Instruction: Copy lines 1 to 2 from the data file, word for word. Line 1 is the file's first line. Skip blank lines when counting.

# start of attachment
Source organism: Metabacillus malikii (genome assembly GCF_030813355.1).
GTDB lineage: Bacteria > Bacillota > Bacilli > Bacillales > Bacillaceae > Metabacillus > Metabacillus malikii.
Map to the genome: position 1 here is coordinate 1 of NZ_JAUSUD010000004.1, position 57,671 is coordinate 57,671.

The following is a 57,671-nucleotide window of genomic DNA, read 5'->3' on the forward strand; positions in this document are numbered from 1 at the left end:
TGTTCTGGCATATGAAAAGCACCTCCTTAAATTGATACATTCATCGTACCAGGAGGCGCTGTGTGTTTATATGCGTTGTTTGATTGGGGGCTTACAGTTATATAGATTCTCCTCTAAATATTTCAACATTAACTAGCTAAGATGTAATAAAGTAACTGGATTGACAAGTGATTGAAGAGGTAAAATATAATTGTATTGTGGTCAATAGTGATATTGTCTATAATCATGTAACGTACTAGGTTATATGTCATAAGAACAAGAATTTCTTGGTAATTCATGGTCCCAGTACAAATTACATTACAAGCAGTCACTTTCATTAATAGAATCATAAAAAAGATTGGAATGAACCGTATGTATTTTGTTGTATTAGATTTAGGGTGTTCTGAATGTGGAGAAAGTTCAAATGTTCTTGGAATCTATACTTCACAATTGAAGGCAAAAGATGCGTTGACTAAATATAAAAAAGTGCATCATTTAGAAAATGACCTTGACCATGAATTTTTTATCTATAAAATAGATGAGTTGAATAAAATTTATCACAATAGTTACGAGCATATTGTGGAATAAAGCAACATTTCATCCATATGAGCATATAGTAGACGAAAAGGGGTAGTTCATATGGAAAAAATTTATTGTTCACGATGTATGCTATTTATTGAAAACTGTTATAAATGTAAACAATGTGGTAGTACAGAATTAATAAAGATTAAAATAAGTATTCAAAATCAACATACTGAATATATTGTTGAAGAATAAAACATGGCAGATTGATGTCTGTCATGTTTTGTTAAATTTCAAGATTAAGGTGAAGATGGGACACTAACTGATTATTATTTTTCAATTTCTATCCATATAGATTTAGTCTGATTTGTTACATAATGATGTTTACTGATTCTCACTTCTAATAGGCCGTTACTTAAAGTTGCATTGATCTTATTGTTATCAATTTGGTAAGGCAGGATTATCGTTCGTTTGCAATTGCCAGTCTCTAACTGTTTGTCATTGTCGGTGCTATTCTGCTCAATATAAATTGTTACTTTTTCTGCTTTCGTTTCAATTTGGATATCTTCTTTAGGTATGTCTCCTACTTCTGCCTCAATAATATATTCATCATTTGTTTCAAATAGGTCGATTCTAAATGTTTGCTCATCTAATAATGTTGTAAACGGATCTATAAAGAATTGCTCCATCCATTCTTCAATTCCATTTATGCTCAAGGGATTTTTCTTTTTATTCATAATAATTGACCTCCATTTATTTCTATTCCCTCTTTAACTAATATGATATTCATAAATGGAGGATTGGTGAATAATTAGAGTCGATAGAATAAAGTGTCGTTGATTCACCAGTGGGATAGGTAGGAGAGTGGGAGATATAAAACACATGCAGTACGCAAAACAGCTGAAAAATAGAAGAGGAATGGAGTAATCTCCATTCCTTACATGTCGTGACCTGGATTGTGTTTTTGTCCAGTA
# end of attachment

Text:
Source organism: Metabacillus malikii (genome assembly GCF_030813355.1).
GTDB lineage: Bacteria > Bacillota > Bacilli > Bacillales > Bacillaceae > Metabacillus > Metabacillus malikii.